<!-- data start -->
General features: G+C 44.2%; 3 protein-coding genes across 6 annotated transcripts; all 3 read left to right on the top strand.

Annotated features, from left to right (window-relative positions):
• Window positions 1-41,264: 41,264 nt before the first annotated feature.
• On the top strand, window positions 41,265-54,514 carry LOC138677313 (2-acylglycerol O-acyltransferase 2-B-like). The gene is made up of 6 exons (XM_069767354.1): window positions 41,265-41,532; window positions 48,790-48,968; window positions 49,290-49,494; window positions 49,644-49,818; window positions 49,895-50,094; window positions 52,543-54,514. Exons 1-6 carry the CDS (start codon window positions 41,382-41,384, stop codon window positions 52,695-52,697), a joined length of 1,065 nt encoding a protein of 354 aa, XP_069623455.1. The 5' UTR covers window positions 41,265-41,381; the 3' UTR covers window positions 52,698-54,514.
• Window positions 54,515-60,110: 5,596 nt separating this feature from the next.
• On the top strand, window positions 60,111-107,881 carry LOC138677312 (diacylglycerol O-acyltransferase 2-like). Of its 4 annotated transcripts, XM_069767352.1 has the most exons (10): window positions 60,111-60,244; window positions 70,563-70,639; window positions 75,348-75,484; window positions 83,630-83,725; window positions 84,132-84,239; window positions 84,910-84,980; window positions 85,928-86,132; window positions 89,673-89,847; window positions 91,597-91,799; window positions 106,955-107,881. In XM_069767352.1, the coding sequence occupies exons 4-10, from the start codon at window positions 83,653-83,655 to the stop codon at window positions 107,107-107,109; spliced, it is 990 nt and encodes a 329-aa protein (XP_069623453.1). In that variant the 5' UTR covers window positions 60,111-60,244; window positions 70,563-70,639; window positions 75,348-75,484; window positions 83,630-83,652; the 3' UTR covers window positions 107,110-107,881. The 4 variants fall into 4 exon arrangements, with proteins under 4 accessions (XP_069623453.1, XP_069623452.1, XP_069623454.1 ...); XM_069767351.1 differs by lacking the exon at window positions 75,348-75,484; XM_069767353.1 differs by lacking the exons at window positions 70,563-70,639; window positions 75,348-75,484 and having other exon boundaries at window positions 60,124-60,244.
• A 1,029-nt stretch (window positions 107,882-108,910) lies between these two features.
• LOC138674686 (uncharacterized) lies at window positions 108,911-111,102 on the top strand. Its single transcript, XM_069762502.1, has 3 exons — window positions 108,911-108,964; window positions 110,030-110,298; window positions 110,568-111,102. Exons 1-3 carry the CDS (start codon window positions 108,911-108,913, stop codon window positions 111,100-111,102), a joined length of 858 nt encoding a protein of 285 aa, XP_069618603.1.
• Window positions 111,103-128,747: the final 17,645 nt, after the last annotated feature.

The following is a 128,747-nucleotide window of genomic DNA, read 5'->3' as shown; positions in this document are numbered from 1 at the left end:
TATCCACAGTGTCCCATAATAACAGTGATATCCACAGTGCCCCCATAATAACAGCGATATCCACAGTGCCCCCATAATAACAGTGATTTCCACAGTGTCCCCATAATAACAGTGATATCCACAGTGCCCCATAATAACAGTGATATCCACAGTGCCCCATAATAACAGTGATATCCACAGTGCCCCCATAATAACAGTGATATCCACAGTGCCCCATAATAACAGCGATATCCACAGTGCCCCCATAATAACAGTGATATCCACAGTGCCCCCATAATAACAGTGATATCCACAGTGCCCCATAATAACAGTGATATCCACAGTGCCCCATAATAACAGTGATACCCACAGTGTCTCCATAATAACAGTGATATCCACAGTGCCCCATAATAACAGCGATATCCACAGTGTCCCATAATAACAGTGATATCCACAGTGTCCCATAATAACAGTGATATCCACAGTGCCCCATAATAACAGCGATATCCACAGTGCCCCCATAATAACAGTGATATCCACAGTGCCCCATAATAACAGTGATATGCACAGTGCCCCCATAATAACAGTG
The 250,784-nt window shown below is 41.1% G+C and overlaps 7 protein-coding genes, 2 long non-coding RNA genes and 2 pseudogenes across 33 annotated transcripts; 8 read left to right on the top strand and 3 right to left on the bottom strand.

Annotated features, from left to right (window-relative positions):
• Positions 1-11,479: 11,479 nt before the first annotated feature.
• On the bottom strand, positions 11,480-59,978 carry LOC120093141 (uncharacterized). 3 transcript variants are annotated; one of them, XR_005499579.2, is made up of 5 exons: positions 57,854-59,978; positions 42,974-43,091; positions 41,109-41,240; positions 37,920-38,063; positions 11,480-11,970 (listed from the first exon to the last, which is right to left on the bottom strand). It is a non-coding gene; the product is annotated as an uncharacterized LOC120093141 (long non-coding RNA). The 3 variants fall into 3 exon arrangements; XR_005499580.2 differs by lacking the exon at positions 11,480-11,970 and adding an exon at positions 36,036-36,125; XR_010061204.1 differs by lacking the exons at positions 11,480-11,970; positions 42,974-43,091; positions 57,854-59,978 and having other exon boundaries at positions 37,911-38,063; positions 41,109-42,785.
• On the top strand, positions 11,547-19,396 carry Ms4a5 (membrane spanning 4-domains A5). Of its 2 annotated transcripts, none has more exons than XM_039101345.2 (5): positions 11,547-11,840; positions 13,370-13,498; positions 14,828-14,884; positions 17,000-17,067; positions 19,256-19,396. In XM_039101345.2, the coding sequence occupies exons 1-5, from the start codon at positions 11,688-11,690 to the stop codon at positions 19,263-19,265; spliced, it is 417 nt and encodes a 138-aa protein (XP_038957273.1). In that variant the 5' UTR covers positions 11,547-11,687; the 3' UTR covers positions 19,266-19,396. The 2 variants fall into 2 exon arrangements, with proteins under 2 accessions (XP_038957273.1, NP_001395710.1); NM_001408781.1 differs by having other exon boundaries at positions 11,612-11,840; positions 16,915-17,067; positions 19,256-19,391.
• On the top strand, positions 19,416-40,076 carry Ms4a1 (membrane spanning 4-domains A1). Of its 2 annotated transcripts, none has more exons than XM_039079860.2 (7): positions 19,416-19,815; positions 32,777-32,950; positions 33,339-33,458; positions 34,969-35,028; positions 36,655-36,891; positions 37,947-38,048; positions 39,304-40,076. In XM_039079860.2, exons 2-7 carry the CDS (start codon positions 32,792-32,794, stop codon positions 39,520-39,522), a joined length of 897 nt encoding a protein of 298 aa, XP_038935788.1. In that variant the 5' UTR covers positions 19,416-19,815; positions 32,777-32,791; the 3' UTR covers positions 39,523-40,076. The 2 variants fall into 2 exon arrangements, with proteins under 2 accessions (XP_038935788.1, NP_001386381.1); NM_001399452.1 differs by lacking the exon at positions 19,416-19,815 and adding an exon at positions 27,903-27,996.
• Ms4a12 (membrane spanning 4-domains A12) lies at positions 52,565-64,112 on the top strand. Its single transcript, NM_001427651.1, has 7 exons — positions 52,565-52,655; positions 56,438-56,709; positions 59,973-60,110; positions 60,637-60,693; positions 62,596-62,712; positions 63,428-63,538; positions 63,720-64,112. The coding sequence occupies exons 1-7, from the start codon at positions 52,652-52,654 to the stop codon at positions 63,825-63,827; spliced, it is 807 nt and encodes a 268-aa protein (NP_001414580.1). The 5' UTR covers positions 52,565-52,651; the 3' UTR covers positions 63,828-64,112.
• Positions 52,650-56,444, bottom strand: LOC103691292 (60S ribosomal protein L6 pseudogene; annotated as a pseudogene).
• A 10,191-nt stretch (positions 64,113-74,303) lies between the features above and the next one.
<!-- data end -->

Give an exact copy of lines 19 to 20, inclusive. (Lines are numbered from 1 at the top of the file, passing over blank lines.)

• Positions 52,650-56,444, bottom strand: LOC103691292 (60S ribosomal protein L6 pseudogene; annotated as a pseudogene).
• A 10,191-nt stretch (positions 64,113-74,303) lies between the features above and the next one.